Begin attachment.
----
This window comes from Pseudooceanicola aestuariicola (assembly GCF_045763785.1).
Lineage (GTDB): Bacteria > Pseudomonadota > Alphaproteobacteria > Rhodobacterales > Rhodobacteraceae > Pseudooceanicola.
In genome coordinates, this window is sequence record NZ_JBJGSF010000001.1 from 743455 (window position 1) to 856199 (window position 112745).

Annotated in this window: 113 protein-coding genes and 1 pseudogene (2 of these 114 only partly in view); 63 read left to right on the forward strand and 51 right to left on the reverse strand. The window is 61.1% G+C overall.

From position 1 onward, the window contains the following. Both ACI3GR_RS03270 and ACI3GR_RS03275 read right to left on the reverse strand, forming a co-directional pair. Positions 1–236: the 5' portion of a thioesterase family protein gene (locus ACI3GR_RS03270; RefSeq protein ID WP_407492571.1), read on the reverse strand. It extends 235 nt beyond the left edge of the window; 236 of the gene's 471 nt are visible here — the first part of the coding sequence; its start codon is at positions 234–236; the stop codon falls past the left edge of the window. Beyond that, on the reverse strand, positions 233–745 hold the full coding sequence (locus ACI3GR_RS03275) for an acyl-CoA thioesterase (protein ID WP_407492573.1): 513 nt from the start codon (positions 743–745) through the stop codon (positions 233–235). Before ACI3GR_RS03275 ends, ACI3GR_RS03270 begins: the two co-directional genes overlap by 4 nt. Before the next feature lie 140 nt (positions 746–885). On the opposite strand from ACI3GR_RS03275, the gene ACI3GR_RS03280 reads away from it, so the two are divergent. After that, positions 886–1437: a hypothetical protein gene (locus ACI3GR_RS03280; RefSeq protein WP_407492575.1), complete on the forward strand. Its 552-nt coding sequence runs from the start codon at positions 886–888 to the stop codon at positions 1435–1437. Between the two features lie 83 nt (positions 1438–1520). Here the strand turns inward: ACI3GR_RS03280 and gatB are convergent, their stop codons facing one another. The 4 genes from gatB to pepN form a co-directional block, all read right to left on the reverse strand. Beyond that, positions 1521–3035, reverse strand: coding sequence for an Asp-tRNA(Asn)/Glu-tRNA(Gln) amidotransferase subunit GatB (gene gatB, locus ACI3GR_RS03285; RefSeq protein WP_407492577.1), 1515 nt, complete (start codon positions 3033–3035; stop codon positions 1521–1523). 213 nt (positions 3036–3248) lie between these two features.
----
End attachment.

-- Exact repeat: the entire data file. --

This window comes from Pseudooceanicola aestuariicola (assembly GCF_045763785.1).
Lineage (GTDB): Bacteria > Pseudomonadota > Alphaproteobacteria > Rhodobacterales > Rhodobacteraceae > Pseudooceanicola.
In genome coordinates, this window is sequence record NZ_JBJGSF010000001.1 from 743455 (window position 1) to 856199 (window position 112745).

Annotated in this window: 113 protein-coding genes and 1 pseudogene (2 of these 114 only partly in view); 63 read left to right on the forward strand and 51 right to left on the reverse strand. The window is 61.1% G+C overall.

From position 1 onward, the window contains the following. Both ACI3GR_RS03270 and ACI3GR_RS03275 read right to left on the reverse strand, forming a co-directional pair. Positions 1–236: the 5' portion of a thioesterase family protein gene (locus ACI3GR_RS03270; RefSeq protein ID WP_407492571.1), read on the reverse strand. It extends 235 nt beyond the left edge of the window; 236 of the gene's 471 nt are visible here — the first part of the coding sequence; its start codon is at positions 234–236; the stop codon falls past the left edge of the window. Beyond that, on the reverse strand, positions 233–745 hold the full coding sequence (locus ACI3GR_RS03275) for an acyl-CoA thioesterase (protein ID WP_407492573.1): 513 nt from the start codon (positions 743–745) through the stop codon (positions 233–235). Before ACI3GR_RS03275 ends, ACI3GR_RS03270 begins: the two co-directional genes overlap by 4 nt. Before the next feature lie 140 nt (positions 746–885). On the opposite strand from ACI3GR_RS03275, the gene ACI3GR_RS03280 reads away from it, so the two are divergent. After that, positions 886–1437: a hypothetical protein gene (locus ACI3GR_RS03280; RefSeq protein WP_407492575.1), complete on the forward strand. Its 552-nt coding sequence runs from the start codon at positions 886–888 to the stop codon at positions 1435–1437. Between the two features lie 83 nt (positions 1438–1520). Here the strand turns inward: ACI3GR_RS03280 and gatB are convergent, their stop codons facing one another. The 4 genes from gatB to pepN form a co-directional block, all read right to left on the reverse strand. Beyond that, positions 1521–3035, reverse strand: coding sequence for an Asp-tRNA(Asn)/Glu-tRNA(Gln) amidotransferase subunit GatB (gene gatB, locus ACI3GR_RS03285; RefSeq protein WP_407492577.1), 1515 nt, complete (start codon positions 3033–3035; stop codon positions 1521–1523). 213 nt (positions 3036–3248) lie between these two features.